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Inside a channel partner program: Kaspersky Lab, Nancy Reynolds

Announced in early January, Nancy Reynolds, the former director of business strategy for global commercial channels at Dell, is now Kaspersky Lab Inc.'s senior vice president of sales.

As Reynolds begins her new work, she talks about Kaspersky's commitment to the channel and early objectives regarding its channel partner program.

What are some of the early goals for your partner program?
An early goal we have is to establish tools to better enable partners. We have a very good renewal annuity for them, but now, how do we better educate them to help us find new customers as well as help them keep their new customers? We'll emphasize education, knowledge transfer and lead management, continuing to farm those out to those partners who want to do business with Kaspersky. Tell me about that knowledge transfer and education process. Any specifics you can share there?
For partners, we want to educate the sales team as well as the technical team members. It's very important to educate, promote, incent and recognize the engineering staff of our partners, so we want to continue to develop short-term learning modules so everyone can get knowledge. And similar to a university system, do you want to graduate, do you want to become a PhD and become a specialist, or do you want to take another track and grow your technical prowess? What are you bringing from your past into this new position, in terms of specific programs or specific direction?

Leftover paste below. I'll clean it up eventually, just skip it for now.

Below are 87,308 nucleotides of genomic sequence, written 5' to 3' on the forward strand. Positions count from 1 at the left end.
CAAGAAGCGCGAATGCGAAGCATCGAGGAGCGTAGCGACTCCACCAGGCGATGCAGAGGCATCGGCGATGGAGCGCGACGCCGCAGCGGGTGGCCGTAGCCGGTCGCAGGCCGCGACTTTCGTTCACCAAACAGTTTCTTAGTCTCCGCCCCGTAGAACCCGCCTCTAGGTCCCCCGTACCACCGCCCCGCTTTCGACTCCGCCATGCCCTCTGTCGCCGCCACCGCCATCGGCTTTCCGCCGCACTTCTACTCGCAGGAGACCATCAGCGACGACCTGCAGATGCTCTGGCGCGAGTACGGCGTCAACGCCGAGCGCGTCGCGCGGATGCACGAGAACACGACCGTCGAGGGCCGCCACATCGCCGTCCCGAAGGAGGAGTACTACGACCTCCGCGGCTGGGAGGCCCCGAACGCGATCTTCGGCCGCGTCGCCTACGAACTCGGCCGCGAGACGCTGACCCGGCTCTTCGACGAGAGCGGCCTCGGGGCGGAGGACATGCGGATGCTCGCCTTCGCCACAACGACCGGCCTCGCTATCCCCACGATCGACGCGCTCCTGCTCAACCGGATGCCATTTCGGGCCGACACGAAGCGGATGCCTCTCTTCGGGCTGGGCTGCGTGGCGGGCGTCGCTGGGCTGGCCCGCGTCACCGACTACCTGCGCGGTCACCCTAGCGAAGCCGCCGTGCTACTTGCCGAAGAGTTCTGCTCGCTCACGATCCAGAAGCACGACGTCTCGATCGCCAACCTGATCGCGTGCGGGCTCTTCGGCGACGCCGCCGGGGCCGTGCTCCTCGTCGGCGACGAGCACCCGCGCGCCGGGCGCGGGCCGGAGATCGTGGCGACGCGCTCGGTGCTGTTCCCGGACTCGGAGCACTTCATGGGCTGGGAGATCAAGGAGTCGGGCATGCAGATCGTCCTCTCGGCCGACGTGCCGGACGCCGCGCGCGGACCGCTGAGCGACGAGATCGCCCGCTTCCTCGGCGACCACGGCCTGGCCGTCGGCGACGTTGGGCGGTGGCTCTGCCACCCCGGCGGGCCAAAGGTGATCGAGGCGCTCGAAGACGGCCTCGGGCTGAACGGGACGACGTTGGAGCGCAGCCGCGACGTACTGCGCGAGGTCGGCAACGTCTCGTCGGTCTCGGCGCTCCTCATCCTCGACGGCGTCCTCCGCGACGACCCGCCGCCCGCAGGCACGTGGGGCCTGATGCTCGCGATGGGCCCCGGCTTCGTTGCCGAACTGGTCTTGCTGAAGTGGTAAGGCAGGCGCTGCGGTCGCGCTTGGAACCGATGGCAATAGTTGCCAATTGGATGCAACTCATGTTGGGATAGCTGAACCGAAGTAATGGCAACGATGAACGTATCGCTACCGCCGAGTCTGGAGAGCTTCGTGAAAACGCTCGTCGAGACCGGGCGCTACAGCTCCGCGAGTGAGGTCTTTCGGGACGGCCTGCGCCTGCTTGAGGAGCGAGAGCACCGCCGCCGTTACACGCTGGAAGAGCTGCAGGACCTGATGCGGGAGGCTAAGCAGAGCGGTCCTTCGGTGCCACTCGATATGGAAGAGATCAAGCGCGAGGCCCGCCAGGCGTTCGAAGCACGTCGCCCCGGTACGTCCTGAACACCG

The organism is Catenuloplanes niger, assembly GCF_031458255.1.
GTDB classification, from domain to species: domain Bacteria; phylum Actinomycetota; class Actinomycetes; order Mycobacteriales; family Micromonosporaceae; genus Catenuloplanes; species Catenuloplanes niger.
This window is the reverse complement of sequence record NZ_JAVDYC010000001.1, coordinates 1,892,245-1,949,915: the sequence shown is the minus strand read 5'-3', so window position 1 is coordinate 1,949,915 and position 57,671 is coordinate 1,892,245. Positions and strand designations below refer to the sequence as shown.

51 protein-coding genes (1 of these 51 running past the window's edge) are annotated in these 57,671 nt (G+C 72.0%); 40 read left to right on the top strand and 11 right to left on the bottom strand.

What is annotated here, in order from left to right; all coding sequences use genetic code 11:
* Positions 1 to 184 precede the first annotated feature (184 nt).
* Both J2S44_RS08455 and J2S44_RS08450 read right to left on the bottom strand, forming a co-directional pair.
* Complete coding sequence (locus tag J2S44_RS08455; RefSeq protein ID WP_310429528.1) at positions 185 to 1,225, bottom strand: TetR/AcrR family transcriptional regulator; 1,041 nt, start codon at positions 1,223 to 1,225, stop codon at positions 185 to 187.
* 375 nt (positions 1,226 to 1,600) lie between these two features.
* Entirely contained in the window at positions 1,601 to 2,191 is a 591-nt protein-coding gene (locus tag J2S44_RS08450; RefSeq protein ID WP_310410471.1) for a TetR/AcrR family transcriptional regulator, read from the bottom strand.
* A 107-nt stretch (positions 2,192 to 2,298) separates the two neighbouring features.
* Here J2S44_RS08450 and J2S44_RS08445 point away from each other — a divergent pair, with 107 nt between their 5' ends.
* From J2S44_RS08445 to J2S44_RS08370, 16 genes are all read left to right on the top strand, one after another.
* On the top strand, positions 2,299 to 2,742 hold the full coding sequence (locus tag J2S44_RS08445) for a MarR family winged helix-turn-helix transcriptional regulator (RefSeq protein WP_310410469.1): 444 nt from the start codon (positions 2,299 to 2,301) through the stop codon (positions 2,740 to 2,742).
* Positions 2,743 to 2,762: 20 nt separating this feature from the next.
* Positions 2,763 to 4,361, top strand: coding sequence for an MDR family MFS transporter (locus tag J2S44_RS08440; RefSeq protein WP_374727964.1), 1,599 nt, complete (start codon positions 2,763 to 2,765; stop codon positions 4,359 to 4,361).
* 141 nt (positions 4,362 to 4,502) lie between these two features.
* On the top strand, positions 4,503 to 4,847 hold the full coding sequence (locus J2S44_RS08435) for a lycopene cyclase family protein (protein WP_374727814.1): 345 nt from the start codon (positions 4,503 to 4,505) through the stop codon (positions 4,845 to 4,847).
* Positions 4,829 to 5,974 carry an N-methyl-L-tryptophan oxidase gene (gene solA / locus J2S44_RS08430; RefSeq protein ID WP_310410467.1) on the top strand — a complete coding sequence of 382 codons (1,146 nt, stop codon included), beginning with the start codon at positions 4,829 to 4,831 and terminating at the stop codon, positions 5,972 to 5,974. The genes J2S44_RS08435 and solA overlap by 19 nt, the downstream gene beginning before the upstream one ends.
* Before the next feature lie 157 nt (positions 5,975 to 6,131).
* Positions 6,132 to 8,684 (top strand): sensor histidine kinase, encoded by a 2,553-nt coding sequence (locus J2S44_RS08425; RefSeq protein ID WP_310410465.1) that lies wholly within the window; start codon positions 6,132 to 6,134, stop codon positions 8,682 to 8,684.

There are three things really that I bring with me. First is to hire talent: Put your best people on your partners because it's a business relationship; it's not an agency model. Second is to remain true to your word, so integrity -- making sure we have integrity in our programs and maintaining profitability with our partners and our customers. What does it mean to have program integrity in a channel organization?
I would extend it across to the entire sales program. It means doing what you're saying you're going to do. Not just "100% channel," but 100% of the time on all the products, [including] the commitments on program enhancements. What are areas of future growth for the channel?
We've made tremendous inroads in SMB. … You'll be hearing about Mac and managed services. The Mac product that we will release later this year will be able to be deployed and centrally managed through our Admin Kit. The managed services capabilities that we will offer through our partners will basically expand the manageability from our Admin Kit, which will include Mac as well. In the mid-enterprise space, we're going to be revving all of our Web , messaging and infrastructure products. … We have enterprise customers today and the opportunities to expand into new customer types. We're continuing to optimize in the public sector, but also, health care, and even financial and retail, is an opportunity for us. These vertical markets like health care -- how much are they driven by compliance needs on the other end, and how do your VARs need to react to that?
I think most of it is being driven by the government-given stimulus package and funds, so it's more about security as risk management and less about complying with guidelines. So that's your partner's approach as well? A risk management exercise as opposed to checkbox?
I believe so; that's still to be determined, but I think as you go down the risk management path, you are more likely to gain credibility with the customers and understand their business pain points, as opposed to just being a skew to them. It's easy to emphasize the need to be risk-focused, but at the end of the day, many channel customers need to fulfill compliance requirements as well. How do you reconcile those two sets of objectives?